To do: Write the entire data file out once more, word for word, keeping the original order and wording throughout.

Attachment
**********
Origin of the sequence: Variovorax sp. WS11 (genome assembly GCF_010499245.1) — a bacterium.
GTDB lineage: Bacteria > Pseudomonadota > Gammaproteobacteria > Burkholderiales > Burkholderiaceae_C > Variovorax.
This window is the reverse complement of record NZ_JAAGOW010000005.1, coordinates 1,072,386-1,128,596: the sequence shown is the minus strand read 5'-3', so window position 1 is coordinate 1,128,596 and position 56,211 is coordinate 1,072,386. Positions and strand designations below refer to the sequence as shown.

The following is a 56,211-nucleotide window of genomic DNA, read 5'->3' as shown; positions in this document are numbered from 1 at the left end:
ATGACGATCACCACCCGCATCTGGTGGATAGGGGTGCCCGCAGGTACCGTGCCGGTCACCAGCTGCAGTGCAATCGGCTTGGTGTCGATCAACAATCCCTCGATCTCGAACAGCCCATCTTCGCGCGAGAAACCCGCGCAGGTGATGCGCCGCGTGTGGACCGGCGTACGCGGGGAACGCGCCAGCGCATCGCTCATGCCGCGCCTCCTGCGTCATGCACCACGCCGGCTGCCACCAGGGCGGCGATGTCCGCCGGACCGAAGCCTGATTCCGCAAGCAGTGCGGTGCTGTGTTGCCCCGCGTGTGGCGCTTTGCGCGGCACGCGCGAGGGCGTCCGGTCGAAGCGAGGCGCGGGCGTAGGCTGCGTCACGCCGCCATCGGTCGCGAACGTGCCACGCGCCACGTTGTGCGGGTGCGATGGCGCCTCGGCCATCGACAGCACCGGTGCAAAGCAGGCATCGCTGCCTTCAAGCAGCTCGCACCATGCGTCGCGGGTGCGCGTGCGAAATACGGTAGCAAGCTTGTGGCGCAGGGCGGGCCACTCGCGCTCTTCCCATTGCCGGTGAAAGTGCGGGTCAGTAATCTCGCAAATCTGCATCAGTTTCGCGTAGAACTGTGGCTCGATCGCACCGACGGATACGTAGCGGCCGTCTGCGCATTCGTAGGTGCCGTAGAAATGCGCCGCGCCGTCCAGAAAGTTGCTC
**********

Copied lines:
Origin of the sequence: Variovorax sp. WS11 (genome assembly GCF_010499245.1) — a bacterium.
GTDB lineage: Bacteria > Pseudomonadota > Gammaproteobacteria > Burkholderiales > Burkholderiaceae_C > Variovorax.
This window is the reverse complement of record NZ_JAAGOW010000005.1, coordinates 1,072,386-1,128,596: the sequence shown is the minus strand read 5'-3', so window position 1 is coordinate 1,128,596 and position 56,211 is coordinate 1,072,386. Positions and strand designations below refer to the sequence as shown.

The following is a 56,211-nucleotide window of genomic DNA, read 5'->3' as shown; positions in this document are numbered from 1 at the left end:
ATGACGATCACCACCCGCATCTGGTGGATAGGGGTGCCCGCAGGTACCGTGCCGGTCACCAGCTGCAGTGCAATCGGCTTGGTGTCGATCAACAATCCCTCGATCTCGAACAGCCCATCTTCGCGCGAGAAACCCGCGCAGGTGATGCGCCGCGTGTGGACCGGCGTACGCGGGGAACGCGCCAGCGCATCGCTCATGCCGCGCCTCCTGCGTCATGCACCACGCCGGCTGCCACCAGGGCGGCGATGTCCGCCGGACCGAAGCCTGATTCCGCAAGCAGTGCGGTGCTGTGTTGCCCCGCGTGTGGCGCTTTGCGCGGCACGCGCGAGGGCGTCCGGTCGAAGCGAGGCGCGGGCGTAGGCTGCGTCACGCCGCCATCGGTCGCGAACGTGCCACGCGCCACGTTGTGCGGGTGCGATGGCGCCTCGGCCATCGACAGCACCGGTGCAAAGCAGGCATCGCTGCCTTCAAGCAGCTCGCACCATGCGTCGCGGGTGCGCGTGCGAAATACGGTAGCAAGCTTGTGGCGCAGGGCGGGCCACTCGCGCTCTTCCCATTGCCGGTGAAAGTGCGGGTCAGTAATCTCGCAAATCTGCATCAGTTTCGCGTAGAACTGTGGCTCGATCGCACCGACGGATACGTAGCGGCCGTCTGCGCATTCGTAGGTGCCGTAGAAATGCGCCGCGCCGTCCAGAAAGTTGCTC